Cattle Egret

Bubulcus ibis

Order

PELECANIFORMES

Family

Bitterns, Herons and Egrets (Ardeidae)

Code 4

CAEG

Code 6

BUBIBI

ITIS

Egg Color:

Pale blue or light blue green.



Number of Eggs:

1 - 9



Incubation Days:

22 - 28



Egg Incubator:

Both sexes



Nest Location:

In trees or shrubs.



Nest Material:

Sticks and reeds.



Migration:

Migratory



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General

Cattle Egret: Small, short-necked and stocky egret with white body and pale orange-brown patches on head, neck and back. Eyes, bill and legs are orange. Sexes are similar. Breeding plumes are slightly shorter on the female. Breeding birds' legs are yellow-green and irises are dark yellow. During peak breeding season, bill, legs and irises turn a bright red. Winter adult and juvenile are white and with dull yellow-orange eyes and bill. Juveniles' legs are black. Races separated by the amount and intensity of the orange-brown patches.

Range and Habitat

Cattle Egret: Found in North America, South America, Europe, Africa, Asia and Australia. This bird has not always been found across all these regions; it is believed to have originated in central Africa and then spread to many other parts of the world during the 19th century. Found in open, grassy areas, such as pastures, meadows, marshes, flood plains and swamps.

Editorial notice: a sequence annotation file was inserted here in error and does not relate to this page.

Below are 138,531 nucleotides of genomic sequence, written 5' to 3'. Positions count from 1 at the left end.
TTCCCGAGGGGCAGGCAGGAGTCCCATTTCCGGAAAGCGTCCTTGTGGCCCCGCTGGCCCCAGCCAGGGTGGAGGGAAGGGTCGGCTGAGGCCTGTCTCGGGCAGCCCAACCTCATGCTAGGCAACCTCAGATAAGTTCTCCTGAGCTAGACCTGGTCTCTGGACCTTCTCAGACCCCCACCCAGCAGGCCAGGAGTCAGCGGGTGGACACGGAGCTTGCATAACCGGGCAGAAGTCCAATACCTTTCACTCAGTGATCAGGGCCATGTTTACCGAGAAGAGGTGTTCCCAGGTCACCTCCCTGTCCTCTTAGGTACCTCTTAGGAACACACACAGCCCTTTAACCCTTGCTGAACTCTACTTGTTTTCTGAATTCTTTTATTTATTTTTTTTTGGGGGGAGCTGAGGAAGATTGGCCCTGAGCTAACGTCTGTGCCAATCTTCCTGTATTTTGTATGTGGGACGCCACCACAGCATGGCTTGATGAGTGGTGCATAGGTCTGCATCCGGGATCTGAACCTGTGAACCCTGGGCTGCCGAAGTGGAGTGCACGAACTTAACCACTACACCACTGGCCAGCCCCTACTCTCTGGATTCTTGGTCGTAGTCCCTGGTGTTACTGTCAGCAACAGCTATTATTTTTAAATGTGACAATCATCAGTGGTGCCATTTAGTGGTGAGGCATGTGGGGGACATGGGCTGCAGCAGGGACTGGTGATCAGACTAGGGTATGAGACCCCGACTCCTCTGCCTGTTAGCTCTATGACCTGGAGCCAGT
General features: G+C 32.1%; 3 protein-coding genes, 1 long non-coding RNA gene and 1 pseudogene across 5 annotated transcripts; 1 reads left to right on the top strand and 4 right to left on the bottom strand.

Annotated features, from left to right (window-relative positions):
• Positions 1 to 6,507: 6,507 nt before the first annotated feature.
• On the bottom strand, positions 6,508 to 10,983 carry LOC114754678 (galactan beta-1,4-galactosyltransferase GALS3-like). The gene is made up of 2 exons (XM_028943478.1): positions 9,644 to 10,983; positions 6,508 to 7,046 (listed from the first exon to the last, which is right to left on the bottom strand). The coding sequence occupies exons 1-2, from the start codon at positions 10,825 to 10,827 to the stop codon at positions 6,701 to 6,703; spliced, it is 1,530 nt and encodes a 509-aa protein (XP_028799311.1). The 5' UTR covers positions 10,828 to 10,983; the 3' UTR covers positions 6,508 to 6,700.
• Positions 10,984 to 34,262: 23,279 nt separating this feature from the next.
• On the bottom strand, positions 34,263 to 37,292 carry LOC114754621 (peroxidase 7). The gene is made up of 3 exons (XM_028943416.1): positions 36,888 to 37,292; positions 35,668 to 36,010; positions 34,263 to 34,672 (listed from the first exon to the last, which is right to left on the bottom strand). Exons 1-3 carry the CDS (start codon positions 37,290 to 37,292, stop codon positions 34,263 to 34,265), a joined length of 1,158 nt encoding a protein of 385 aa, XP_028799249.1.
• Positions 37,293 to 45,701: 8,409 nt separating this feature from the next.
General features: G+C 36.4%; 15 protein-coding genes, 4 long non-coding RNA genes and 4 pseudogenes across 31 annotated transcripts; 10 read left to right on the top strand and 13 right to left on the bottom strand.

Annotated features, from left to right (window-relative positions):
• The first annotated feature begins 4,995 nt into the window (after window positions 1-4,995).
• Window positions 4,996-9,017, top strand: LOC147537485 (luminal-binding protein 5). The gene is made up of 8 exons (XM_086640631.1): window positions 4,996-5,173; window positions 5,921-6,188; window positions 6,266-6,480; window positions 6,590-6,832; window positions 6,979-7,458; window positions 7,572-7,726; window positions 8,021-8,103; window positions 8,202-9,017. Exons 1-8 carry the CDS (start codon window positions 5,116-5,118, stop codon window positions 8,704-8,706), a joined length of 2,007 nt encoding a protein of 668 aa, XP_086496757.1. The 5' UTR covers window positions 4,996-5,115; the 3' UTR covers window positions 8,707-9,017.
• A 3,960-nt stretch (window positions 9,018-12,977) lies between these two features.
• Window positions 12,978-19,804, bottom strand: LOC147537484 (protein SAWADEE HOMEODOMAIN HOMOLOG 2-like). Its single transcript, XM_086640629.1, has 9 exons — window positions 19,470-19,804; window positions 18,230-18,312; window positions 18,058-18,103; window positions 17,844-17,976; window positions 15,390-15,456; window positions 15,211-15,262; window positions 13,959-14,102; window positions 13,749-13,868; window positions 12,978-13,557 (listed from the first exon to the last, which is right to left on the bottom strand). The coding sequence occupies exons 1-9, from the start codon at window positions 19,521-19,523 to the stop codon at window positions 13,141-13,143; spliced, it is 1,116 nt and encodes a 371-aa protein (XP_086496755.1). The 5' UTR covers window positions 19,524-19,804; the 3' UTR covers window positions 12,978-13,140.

Breeding and Nesting

Cattle Egret: They are colonial nesters, nesting with other egrets and herons in trees. Both of the adults build the nest out of sticks and vegetation, unless they are reusing an old nest. One to nine pale blue or blue green eggs are laid in the nest. Eggs are incubated for approximately 24 days by both parents. The chicks hatch in three to four weeks, and fledge when they are a month old.

Foraging and Feeding

Cattle Egret: Their broad diet varies greatly by habitat and season. They mostly eat grasshoppers, crickets, spiders, flies, frogs and noctuid moths. Food items consumed in especially large numbers are wolf or ground spiders and frogs. Fish are taken in shallow water during the dry season. They generally forage in close association with grazing cattle, feeding on insects disturbed by grazing.

Vocalization

Cattle Egret: Generally silent but emits a simple, husky, quiet "rick-rack" on breeding grounds.

Similar Species

Cattle Egret: Great Egret and white phase Great Blue Heron are much larger. Snowy Egret and immature Little Blue Heron have dark or bi-colored bills.

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PlumesX
Large, conspicuous, showy feathers.
Parts of a Standing bird X
Head Feathers and Markings X
Parts of a Flying bird X